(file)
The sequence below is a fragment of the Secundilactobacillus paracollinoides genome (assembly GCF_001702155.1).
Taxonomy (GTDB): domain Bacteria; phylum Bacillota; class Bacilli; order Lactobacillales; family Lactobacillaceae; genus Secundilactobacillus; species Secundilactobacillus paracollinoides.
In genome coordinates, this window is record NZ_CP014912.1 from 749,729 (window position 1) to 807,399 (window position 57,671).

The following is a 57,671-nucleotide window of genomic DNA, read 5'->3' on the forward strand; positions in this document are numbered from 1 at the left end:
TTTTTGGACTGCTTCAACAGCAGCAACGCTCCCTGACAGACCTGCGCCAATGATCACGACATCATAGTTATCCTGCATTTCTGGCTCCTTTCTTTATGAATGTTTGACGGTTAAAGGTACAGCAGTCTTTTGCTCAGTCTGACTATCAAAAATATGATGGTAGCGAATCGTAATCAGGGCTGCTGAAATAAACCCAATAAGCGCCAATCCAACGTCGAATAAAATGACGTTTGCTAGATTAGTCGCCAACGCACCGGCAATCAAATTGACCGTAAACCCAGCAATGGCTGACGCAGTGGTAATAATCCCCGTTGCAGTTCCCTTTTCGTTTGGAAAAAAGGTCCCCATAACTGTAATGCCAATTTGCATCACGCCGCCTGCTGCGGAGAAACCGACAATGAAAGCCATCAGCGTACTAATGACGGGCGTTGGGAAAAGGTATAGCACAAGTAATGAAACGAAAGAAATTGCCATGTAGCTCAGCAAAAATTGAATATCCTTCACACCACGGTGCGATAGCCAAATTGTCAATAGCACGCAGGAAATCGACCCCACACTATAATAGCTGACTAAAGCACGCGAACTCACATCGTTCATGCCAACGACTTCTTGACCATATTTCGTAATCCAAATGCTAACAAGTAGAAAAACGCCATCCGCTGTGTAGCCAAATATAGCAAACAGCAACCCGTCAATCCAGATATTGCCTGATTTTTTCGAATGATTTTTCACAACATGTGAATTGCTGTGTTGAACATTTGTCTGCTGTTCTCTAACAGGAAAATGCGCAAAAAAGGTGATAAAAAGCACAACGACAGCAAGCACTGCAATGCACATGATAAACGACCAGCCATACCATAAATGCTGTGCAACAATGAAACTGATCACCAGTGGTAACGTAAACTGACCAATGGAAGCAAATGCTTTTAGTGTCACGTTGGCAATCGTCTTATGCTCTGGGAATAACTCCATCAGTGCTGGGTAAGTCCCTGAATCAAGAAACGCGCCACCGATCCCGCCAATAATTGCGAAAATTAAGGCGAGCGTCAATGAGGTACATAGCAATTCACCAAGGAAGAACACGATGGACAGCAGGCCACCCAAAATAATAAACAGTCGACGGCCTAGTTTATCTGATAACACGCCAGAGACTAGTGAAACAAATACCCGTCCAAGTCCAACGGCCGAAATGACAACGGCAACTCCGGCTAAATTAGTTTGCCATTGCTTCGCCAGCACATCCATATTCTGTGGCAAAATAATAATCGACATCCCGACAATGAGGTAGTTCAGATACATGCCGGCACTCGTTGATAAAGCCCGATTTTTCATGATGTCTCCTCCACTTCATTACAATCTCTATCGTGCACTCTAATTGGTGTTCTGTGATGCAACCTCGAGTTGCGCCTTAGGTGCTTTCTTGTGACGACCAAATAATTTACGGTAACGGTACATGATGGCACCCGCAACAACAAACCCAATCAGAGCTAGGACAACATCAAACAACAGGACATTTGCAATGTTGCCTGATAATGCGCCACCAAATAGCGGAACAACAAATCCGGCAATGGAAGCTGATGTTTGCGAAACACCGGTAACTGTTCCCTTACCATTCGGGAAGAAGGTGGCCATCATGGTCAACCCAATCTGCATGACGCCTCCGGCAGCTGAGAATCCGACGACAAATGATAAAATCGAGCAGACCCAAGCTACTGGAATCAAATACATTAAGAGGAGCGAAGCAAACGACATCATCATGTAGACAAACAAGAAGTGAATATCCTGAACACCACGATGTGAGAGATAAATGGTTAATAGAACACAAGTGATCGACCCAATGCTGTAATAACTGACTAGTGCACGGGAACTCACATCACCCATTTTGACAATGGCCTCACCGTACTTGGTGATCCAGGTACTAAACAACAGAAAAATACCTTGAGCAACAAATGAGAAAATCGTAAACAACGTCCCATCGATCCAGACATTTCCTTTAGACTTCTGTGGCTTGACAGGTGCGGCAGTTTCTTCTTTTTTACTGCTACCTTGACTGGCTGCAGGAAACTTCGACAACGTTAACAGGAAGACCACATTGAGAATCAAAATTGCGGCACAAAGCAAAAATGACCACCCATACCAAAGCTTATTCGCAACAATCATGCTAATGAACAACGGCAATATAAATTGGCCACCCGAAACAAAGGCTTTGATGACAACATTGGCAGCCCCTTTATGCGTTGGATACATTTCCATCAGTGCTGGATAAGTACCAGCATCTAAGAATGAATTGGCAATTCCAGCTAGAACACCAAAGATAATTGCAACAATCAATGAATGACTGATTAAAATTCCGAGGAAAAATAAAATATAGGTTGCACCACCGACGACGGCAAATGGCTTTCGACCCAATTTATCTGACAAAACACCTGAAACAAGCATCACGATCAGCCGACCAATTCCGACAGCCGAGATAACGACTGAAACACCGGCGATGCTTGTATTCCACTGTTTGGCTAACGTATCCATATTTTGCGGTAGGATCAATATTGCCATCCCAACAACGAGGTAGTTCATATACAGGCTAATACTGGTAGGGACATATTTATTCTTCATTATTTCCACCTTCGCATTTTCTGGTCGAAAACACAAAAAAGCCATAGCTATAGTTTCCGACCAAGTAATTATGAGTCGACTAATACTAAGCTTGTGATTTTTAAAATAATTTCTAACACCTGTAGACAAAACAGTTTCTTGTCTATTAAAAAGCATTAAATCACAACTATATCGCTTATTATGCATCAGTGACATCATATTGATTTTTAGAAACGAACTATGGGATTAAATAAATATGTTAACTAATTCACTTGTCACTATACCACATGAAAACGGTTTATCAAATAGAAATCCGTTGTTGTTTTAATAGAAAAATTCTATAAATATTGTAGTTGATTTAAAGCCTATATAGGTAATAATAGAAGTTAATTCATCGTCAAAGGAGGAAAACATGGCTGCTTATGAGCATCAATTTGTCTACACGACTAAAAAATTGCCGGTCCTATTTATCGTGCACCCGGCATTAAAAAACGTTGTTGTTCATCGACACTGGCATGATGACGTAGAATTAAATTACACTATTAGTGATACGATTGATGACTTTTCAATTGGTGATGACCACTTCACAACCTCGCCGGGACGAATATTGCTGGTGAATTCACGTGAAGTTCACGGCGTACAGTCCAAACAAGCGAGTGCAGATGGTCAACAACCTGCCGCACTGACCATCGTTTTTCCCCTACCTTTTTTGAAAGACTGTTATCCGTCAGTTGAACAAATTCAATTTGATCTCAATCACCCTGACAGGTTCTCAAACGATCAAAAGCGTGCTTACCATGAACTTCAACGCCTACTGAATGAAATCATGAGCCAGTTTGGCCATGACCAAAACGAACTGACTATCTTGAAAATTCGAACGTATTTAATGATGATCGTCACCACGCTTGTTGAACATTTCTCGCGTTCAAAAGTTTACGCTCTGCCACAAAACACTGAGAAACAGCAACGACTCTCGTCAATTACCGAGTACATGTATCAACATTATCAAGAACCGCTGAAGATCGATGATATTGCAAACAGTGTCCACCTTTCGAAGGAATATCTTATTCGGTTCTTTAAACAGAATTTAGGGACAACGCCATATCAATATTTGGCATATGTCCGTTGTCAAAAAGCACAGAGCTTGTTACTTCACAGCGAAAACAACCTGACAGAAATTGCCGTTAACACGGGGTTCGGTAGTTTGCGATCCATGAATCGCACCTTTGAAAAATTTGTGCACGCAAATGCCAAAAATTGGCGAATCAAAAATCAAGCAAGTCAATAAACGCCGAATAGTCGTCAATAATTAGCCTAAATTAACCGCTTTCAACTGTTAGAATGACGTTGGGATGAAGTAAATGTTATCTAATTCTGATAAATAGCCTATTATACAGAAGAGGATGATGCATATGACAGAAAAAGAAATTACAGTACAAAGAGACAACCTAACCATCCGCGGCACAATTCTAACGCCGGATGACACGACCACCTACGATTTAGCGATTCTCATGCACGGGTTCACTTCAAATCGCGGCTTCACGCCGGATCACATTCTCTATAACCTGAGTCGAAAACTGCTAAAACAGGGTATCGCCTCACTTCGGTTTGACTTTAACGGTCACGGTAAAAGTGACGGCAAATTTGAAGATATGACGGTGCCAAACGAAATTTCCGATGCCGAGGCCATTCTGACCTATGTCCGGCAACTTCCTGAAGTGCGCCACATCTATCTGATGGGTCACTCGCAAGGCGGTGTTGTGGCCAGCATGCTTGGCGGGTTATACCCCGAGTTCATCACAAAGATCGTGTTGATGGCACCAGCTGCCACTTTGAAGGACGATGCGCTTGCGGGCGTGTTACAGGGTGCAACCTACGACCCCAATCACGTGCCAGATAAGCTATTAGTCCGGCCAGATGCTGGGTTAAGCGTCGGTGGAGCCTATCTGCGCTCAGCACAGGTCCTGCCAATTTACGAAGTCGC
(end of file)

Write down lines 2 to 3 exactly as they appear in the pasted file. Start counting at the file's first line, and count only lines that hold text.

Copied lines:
Taxonomy (GTDB): domain Bacteria; phylum Bacillota; class Bacilli; order Lactobacillales; family Lactobacillaceae; genus Secundilactobacillus; species Secundilactobacillus paracollinoides.
In genome coordinates, this window is record NZ_CP014912.1 from 749,729 (window position 1) to 807,399 (window position 57,671).